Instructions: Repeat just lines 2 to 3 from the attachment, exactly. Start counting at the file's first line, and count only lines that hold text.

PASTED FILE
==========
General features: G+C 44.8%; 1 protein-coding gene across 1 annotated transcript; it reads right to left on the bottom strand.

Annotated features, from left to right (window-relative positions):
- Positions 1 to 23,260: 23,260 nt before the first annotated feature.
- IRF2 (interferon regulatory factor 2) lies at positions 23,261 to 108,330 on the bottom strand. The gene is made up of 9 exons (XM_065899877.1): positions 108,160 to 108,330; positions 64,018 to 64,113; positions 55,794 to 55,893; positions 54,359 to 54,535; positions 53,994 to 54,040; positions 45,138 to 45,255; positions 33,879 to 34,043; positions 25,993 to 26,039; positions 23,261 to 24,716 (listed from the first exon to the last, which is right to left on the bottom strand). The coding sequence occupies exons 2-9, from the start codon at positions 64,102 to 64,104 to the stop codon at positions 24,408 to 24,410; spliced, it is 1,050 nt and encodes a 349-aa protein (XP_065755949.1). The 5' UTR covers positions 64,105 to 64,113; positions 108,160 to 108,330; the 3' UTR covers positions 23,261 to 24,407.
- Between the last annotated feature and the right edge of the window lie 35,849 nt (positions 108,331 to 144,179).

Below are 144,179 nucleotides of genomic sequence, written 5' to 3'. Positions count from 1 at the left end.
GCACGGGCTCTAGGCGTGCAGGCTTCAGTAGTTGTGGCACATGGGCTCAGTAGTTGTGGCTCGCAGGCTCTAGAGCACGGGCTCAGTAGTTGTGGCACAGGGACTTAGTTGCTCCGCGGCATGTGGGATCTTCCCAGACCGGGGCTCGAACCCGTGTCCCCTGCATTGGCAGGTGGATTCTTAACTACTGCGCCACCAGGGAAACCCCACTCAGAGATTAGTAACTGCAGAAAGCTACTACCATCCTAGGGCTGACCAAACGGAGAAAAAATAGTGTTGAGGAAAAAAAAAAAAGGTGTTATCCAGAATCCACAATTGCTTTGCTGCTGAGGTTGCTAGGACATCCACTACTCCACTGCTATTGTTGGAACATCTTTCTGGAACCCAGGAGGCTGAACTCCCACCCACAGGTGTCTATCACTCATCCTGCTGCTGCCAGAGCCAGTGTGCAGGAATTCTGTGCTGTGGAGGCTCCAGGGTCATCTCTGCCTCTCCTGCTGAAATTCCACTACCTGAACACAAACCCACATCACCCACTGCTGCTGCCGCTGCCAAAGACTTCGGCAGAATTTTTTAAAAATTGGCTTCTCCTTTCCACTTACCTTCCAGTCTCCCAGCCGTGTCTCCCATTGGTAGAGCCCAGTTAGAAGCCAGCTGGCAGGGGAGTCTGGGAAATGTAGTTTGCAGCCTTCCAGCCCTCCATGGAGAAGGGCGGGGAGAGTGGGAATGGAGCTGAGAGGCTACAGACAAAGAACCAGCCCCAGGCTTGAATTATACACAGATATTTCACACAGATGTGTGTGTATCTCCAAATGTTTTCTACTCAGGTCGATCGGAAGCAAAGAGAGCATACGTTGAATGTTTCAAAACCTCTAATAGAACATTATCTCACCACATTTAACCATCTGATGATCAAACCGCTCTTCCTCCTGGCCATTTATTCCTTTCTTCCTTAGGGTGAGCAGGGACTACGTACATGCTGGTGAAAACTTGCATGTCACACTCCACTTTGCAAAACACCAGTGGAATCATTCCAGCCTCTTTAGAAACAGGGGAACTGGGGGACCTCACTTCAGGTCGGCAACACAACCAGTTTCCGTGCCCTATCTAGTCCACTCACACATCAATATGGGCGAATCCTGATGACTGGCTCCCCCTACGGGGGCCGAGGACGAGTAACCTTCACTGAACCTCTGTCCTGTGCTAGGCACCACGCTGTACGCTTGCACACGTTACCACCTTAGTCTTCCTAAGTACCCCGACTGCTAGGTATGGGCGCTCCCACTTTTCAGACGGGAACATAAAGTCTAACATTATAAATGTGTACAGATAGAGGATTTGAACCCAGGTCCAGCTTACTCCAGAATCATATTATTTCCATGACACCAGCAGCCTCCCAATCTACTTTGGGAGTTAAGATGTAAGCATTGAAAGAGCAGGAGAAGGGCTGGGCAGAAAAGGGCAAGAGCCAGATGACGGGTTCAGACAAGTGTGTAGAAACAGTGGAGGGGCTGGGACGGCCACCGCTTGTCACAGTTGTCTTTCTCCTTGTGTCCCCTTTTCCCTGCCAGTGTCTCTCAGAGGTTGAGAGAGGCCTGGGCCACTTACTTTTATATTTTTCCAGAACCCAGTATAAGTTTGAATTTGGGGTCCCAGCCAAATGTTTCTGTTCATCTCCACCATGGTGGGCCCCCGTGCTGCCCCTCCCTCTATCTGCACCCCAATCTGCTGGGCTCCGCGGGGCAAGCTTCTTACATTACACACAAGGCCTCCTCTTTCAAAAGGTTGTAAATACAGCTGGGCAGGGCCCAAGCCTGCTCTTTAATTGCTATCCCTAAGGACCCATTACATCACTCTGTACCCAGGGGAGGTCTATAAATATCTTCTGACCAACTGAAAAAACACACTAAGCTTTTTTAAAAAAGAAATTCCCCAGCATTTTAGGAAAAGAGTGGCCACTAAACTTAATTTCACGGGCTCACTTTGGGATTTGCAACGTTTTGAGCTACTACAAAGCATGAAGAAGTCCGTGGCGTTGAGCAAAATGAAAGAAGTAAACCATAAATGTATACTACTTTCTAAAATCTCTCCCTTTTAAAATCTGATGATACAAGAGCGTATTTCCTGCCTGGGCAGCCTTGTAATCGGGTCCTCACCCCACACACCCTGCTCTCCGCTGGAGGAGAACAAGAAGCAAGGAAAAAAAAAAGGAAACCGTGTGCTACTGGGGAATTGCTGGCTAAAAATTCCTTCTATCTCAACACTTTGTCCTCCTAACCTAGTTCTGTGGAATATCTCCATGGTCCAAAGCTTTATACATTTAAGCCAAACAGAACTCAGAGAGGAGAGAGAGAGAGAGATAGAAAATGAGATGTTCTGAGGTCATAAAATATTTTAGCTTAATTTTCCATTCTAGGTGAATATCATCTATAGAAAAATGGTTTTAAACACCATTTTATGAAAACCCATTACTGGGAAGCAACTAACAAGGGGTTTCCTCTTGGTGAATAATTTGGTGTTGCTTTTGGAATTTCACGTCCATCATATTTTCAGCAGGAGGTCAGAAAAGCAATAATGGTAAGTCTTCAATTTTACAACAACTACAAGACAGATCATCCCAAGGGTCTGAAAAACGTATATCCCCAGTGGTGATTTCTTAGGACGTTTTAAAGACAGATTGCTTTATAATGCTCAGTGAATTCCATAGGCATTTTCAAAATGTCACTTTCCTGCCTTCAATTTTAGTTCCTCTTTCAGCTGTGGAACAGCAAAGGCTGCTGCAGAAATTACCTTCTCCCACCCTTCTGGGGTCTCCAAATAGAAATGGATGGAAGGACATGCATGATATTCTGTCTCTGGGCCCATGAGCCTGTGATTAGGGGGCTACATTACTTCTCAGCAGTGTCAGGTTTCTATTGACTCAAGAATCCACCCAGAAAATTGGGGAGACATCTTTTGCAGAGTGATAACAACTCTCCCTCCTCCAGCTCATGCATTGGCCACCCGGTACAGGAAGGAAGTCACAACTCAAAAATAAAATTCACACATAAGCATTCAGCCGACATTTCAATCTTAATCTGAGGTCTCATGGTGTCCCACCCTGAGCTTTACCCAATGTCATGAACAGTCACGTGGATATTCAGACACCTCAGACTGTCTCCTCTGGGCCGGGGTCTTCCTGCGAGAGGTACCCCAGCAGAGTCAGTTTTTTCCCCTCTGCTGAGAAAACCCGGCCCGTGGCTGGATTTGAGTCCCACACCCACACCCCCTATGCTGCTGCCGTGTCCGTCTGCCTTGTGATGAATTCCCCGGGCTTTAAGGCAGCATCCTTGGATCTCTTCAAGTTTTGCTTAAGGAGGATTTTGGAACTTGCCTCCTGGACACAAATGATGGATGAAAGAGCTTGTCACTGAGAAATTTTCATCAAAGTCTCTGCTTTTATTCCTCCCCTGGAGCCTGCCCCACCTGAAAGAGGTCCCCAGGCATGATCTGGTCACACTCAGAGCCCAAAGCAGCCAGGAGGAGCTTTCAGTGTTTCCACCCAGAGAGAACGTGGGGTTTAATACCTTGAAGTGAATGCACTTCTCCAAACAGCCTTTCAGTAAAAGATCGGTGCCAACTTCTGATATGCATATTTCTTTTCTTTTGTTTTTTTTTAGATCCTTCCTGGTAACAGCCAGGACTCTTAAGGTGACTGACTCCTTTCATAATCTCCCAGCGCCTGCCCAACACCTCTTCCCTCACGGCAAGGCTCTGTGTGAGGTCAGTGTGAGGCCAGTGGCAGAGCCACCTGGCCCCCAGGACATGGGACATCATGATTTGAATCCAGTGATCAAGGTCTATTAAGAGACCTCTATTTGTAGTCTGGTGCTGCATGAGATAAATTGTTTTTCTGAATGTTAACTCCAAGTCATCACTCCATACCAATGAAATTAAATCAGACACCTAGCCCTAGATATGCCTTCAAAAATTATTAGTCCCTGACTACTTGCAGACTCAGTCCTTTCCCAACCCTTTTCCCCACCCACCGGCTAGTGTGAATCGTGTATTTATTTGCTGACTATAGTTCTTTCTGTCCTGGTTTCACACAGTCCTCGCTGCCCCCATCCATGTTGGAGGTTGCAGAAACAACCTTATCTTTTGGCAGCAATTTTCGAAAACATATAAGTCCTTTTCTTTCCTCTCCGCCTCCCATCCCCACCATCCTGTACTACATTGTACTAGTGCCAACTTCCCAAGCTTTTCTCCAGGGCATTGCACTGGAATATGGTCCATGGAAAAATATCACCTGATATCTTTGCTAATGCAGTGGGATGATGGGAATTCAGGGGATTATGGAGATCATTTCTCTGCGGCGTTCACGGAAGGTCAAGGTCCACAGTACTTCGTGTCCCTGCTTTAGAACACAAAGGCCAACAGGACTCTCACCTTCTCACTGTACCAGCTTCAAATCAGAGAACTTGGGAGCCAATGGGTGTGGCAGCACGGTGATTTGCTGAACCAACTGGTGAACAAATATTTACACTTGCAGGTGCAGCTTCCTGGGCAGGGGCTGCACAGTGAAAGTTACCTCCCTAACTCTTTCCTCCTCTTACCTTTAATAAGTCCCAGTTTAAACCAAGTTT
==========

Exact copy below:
Annotated features, from left to right (window-relative positions):
- Positions 1 to 23,260: 23,260 nt before the first annotated feature.